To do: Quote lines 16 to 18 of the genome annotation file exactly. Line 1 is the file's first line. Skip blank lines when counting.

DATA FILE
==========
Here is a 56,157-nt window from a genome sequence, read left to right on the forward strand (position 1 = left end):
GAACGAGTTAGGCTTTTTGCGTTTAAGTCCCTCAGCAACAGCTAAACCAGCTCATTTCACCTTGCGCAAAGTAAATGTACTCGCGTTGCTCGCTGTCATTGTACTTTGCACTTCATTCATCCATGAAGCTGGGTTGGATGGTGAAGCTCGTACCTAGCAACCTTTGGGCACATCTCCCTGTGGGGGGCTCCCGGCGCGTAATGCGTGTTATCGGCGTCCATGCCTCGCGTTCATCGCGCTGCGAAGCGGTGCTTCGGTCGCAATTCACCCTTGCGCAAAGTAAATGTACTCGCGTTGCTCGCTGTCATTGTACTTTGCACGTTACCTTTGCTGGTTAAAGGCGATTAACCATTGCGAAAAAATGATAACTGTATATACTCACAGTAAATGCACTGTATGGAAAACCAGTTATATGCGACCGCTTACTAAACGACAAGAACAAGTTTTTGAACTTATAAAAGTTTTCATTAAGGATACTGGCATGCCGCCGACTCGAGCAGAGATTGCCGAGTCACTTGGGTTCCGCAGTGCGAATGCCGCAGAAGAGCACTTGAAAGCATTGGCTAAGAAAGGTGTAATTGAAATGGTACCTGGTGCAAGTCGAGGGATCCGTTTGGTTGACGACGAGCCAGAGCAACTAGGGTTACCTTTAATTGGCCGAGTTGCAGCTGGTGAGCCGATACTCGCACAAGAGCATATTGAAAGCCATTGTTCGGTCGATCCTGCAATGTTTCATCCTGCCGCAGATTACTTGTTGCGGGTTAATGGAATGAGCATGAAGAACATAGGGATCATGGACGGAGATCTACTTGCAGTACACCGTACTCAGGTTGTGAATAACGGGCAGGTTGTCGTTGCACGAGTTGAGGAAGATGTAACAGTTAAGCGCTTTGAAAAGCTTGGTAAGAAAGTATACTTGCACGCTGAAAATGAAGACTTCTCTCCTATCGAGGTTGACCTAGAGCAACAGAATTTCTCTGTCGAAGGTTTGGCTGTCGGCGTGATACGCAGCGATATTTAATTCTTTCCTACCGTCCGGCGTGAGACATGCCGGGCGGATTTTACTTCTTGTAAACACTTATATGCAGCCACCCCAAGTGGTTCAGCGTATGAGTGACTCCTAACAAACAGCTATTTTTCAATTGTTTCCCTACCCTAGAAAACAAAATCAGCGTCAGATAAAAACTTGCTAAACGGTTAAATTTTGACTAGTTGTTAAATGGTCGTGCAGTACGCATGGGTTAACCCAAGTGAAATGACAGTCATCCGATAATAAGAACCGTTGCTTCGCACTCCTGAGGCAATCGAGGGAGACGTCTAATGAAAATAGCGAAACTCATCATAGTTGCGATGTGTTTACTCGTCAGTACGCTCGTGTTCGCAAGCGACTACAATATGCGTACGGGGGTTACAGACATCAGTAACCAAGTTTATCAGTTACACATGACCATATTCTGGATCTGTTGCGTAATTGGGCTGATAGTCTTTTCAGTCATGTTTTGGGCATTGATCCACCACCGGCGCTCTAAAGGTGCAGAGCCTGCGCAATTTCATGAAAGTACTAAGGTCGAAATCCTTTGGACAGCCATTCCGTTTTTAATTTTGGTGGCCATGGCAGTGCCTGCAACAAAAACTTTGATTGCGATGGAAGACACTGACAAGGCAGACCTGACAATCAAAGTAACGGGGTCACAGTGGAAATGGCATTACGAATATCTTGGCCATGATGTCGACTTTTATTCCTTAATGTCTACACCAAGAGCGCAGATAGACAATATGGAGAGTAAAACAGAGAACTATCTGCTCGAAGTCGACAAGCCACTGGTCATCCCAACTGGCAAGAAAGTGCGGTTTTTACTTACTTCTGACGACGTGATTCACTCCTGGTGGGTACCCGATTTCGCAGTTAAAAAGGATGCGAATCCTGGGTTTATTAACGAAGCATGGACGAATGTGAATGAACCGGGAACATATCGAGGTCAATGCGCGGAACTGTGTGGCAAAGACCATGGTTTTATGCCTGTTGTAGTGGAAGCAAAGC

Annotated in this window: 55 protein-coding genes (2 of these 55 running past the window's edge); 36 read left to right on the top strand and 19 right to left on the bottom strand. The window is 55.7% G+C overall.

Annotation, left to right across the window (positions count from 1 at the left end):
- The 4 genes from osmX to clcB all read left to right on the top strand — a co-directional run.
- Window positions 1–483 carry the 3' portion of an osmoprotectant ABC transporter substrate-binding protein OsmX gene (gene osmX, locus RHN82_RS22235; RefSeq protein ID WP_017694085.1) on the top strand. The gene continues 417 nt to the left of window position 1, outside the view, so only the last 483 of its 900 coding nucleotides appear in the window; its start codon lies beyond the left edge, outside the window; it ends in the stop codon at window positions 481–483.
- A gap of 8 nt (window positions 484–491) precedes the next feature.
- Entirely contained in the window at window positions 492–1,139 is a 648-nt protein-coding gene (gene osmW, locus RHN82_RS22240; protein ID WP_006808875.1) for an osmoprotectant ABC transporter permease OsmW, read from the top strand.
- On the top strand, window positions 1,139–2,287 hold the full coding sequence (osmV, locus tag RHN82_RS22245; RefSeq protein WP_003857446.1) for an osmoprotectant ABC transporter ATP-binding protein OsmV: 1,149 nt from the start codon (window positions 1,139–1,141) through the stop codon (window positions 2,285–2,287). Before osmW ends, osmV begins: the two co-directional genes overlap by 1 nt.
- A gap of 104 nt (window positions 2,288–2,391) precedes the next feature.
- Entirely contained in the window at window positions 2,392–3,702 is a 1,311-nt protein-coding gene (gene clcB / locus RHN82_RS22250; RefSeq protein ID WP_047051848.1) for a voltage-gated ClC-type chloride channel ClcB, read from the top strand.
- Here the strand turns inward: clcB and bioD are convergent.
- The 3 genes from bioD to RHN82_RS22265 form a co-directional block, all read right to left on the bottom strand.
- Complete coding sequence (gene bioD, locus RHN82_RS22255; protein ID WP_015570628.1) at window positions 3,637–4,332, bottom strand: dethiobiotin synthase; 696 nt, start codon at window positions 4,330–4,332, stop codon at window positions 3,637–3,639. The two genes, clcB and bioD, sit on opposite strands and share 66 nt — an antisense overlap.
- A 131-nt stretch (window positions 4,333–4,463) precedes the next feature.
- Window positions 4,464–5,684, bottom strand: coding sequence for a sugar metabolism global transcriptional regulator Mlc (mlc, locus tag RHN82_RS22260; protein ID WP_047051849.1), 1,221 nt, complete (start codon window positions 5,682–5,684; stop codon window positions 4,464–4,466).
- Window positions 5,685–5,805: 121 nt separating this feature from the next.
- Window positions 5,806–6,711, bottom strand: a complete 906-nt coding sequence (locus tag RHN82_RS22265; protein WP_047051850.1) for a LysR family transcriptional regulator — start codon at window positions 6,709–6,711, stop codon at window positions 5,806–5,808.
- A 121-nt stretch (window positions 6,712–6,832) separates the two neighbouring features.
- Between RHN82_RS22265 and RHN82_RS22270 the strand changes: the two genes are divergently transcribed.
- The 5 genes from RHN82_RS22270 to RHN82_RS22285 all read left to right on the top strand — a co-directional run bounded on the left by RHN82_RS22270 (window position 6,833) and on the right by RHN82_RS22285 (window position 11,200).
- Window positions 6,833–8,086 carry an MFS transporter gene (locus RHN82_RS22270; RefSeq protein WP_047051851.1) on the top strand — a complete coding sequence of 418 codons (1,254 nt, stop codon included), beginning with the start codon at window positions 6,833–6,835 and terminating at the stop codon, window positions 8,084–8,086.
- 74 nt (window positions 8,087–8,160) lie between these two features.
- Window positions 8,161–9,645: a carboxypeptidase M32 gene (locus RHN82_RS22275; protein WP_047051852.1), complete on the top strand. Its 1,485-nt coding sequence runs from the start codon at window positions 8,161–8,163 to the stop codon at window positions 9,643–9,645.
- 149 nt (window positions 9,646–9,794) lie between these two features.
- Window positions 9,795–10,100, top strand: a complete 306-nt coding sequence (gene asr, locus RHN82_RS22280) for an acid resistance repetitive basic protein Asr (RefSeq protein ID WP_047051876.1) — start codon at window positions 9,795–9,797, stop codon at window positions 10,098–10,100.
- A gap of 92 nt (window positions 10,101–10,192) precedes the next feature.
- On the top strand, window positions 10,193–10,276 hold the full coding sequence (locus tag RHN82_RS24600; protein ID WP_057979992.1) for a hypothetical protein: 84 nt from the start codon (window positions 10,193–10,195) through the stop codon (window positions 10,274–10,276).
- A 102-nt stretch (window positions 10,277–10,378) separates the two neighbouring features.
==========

- Window positions 4,464–5,684, bottom strand: coding sequence for a sugar metabolism global transcriptional regulator Mlc (mlc, locus tag RHN82_RS22260; protein ID WP_047051849.1), 1,221 nt, complete (start codon window positions 5,682–5,684; stop codon window positions 4,464–4,466).
- Window positions 5,685–5,805: 121 nt separating this feature from the next.
- Window positions 5,806–6,711, bottom strand: a complete 906-nt coding sequence (locus tag RHN82_RS22265; protein WP_047051850.1) for a LysR family transcriptional regulator — start codon at window positions 6,709–6,711, stop codon at window positions 5,806–5,808.